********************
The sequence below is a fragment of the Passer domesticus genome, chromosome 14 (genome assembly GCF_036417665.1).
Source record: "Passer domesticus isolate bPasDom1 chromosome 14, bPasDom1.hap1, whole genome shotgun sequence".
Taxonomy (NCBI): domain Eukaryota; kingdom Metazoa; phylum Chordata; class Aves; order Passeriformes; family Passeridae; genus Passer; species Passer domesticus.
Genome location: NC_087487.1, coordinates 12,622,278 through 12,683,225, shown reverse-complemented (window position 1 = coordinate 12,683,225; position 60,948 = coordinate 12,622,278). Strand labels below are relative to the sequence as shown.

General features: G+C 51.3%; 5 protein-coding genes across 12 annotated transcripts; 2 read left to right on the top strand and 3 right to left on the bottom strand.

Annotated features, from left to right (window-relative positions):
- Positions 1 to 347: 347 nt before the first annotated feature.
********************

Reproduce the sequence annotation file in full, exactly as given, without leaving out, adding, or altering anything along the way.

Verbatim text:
The sequence below is a fragment of the Passer domesticus genome, chromosome 14 (genome assembly GCF_036417665.1).
Source record: "Passer domesticus isolate bPasDom1 chromosome 14, bPasDom1.hap1, whole genome shotgun sequence".
Taxonomy (NCBI): domain Eukaryota; kingdom Metazoa; phylum Chordata; class Aves; order Passeriformes; family Passeridae; genus Passer; species Passer domesticus.
Genome location: NC_087487.1, coordinates 12,622,278 through 12,683,225, shown reverse-complemented (window position 1 = coordinate 12,683,225; position 60,948 = coordinate 12,622,278). Strand labels below are relative to the sequence as shown.

General features: G+C 51.3%; 5 protein-coding genes across 12 annotated transcripts; 2 read left to right on the top strand and 3 right to left on the bottom strand.

Annotated features, from left to right (window-relative positions):
- Positions 1 to 347: 347 nt before the first annotated feature.